In Australia, natural disasters are common: drought, cyclones, fire, floods. The predictability of these disasters has been immortalized in the imagery of our poetry and literature, but are you and your church leadership team prepared for it? Can your small group, or you as an individual, comfort families and children and help them cope with disaster?
There are a number of points to keep in mind for children:
1. Children need physical reassurance. They need to be with their family to feel safe. Keep in mind that displaced children will require even more physical comforting.
2. Children need to talk. Listen to them. They need to know others understand and share their worries and concerns.
3. Talk honestly.... but don't scare them. Share worries in an age-appropriate manner.
4. Remain as calm as possible. Maintain normal routines as much as you are able.
5. Expect regressive behaviour. Generally, such behaviours will fade over time.
More helpful information can be found from the following resources:
Just a quick update from the Australian Marriage Forum:
Thank you for participating in the campaign. This week’s decisive votes in the Parliament of Australia defeating same-sex marriage are a huge win.
First the House of Representatives on Wednesday voted 98-42 followed by the Senate yesterday 41-26. Please do not underestimate the power you have as concerned Australians to thank and encourage the parliamentarians who voted to uphold marriage.
Read more here….
The world's attention, this week, has been firmly focussed on London and the inspirational stories of Olympic victories; the triumph, and sometimes the despair, of athletes as they strive to overcome personal hurdles and challenges. This international event opens up wonderful opportunities for discussion with your children and I've included some suggestions below. Remember that other helpful articles and ideas are regularly added to our TweedKids website (and Facebook page).
Faithfulness: Watch the Olympic events together, and talk about athletes that are faithful to God. Share the stories of some of the Christian athletes. Look for more stories at: http://beyondtheultimate.org
Sanya Richards-Ross, a Christian athlete who may be the fastest female runner in the world, is representing the United States for a second time in the 2012 Olympics. Sanya became a Christian when she was 12 years old. She desires to be faithful to God and she recently committed to reading through the entire Bible. One verse she says frequently to herself is, "I can do all things through Christ who strengthens me" (Philippians 4:13).
She says that her faith encourages her to give her best. She says, "I know that my talent is God's gift to me, and how I use it is my gift to Him."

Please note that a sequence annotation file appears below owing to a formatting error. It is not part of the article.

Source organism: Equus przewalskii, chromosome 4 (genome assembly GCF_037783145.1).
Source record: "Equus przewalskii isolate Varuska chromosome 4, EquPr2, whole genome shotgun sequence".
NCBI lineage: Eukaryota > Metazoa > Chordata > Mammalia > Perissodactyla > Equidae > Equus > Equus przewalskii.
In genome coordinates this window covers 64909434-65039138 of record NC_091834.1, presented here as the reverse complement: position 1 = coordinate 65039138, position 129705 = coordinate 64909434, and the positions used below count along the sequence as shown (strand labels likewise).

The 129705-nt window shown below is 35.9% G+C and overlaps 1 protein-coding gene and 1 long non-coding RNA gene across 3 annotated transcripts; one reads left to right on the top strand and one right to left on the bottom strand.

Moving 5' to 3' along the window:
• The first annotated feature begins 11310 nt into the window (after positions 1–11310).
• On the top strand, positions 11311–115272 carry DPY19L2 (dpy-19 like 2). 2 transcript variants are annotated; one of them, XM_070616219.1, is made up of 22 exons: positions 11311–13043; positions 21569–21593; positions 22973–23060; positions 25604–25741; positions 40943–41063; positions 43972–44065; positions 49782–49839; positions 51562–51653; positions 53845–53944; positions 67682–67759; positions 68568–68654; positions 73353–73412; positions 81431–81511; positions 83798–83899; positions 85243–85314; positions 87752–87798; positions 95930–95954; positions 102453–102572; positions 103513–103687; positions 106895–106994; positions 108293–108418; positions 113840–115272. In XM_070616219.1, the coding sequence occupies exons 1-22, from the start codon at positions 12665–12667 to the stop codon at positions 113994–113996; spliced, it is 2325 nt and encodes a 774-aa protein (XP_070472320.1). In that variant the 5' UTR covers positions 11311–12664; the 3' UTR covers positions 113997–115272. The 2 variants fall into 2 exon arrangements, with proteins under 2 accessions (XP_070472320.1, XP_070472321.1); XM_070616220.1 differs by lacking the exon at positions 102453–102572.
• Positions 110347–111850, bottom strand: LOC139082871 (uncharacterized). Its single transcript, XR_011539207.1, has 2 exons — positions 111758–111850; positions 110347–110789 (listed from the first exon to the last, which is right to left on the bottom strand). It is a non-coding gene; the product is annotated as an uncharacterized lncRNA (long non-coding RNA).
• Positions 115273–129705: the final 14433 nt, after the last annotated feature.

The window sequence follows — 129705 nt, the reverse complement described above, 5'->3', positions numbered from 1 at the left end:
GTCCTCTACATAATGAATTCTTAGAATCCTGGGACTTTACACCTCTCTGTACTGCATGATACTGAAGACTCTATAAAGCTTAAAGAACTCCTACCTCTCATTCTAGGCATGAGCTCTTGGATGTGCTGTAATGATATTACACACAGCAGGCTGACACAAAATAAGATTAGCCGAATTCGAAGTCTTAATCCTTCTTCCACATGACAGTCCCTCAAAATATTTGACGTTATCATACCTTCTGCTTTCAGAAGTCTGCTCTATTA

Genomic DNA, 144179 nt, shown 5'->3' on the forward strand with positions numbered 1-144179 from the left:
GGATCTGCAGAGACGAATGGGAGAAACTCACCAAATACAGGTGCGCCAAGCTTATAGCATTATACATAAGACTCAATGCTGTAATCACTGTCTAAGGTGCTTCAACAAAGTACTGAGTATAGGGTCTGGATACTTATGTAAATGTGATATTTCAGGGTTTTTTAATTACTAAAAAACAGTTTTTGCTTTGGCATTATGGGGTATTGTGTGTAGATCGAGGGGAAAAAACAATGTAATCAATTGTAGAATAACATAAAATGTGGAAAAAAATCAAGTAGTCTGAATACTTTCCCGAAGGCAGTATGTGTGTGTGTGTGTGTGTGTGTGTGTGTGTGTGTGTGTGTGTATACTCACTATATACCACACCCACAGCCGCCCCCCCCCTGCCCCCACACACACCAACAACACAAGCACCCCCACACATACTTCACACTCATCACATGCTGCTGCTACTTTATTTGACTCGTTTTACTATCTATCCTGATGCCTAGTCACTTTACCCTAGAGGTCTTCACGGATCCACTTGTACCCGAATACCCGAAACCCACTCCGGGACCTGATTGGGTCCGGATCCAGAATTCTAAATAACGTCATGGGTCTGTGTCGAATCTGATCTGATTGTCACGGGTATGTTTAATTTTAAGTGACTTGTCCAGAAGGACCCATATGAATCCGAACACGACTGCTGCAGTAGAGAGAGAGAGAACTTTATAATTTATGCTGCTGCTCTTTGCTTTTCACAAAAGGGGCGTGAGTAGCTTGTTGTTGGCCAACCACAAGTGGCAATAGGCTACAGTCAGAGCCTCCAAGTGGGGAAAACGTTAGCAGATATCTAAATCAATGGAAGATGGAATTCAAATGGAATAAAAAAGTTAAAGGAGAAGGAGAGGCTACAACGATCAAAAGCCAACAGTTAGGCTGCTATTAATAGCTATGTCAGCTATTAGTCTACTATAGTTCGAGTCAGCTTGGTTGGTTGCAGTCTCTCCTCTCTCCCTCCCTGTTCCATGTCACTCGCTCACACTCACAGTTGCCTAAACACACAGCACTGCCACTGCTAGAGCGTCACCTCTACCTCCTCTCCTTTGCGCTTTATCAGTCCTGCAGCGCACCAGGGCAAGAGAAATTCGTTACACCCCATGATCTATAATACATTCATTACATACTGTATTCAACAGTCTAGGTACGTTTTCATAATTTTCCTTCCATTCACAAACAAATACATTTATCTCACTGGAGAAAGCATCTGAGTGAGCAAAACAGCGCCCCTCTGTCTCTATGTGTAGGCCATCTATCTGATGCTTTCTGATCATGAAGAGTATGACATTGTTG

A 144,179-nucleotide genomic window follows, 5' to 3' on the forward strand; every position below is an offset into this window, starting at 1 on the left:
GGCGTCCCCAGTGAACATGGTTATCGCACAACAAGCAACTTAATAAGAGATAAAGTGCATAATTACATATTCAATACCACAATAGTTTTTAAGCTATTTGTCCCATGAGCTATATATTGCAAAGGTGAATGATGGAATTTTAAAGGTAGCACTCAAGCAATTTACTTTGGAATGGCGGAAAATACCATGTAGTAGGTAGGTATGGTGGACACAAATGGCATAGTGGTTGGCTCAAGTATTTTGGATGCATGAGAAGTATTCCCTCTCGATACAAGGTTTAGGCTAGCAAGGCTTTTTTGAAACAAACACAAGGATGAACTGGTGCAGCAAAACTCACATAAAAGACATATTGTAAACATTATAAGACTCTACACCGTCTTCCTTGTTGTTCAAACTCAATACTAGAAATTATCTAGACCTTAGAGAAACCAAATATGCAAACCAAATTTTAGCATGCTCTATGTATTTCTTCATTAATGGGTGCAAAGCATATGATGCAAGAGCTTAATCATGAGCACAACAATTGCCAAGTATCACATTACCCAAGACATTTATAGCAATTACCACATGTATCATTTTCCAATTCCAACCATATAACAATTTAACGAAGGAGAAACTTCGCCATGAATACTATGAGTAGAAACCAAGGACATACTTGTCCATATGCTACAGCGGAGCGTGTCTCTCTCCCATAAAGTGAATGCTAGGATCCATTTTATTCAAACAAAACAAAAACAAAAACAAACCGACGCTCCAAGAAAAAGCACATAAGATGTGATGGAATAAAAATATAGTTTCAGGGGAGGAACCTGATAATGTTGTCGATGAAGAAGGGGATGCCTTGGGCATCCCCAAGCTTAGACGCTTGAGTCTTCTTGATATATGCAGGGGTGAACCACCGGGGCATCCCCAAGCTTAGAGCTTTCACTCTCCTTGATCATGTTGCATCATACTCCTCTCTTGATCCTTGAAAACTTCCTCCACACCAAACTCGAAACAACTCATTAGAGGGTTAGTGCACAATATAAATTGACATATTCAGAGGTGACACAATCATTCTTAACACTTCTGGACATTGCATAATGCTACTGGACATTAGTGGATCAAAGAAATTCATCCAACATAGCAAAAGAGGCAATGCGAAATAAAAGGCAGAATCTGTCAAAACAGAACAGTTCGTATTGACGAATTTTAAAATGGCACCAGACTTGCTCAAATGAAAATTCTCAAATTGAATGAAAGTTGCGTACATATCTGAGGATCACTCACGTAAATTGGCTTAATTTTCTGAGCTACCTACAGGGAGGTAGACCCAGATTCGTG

Ask: What do you think athletes need to do to compete in the Olympics? (Talent, work hard, and to stick with it even when they don't feel like it)
Many Olympic athletes practice all day every day so they will be ready to compete. They give their best to win a medal. Read 1 Corinthians 9:24-27.
Why do athletes run or compete? (To get a prize that will eventually fade away)
What qualities do athletes need to win? (Self-control, determination, willingness to practice and work hard, etc.)
What do we need as we live for Jesus? (Self-control, determination to do what is right, faithfulness to follow Him, etc.)
Paul says we should run the Christian life with the same determination and self-control an athlete has when he or she competes for a medal that fades away. We will receive a reward from God some day if we are faithful to do what He has asked us to do.
from SPLINK resources - HOME CONNECTION
National Marriage Webcast 'Defining Marriage' was streamed into our own church and 500 others right across the nation last Tuesday night. If you missed hearing this panel of experts speak on this issue, you can now access this footage HERE.
The 'what is marriage' website also contains a simple tool for people to email their local member of parliament. We would also encourage this action in light of the current debate on same-sex marriage in the federal parliament.
This month, as another special movie event sponsored by Koorong, 'Courageous' screens in selected movie theatres throughout Australia. (See trailer below) Four men, one calling: To serve and protect. As law enforcement officers, Adam Mitchell, Nathan Hayes, David Thomson, and Shane Fuller are confident and focused. Yet at the end of the day, they face a challenge that none of them are truly prepared to tackle: fatherhood. While they consistently give their best on the job, good enough seems to be all they can muster as dads. But they're quickly discovering that their standard is missing the mark. When tragedy hits home, these men are left wrestling with their hopes, their fears, their faith, and their fathering. Can a newfound urgency help these dads draw closer to God ... and to their children?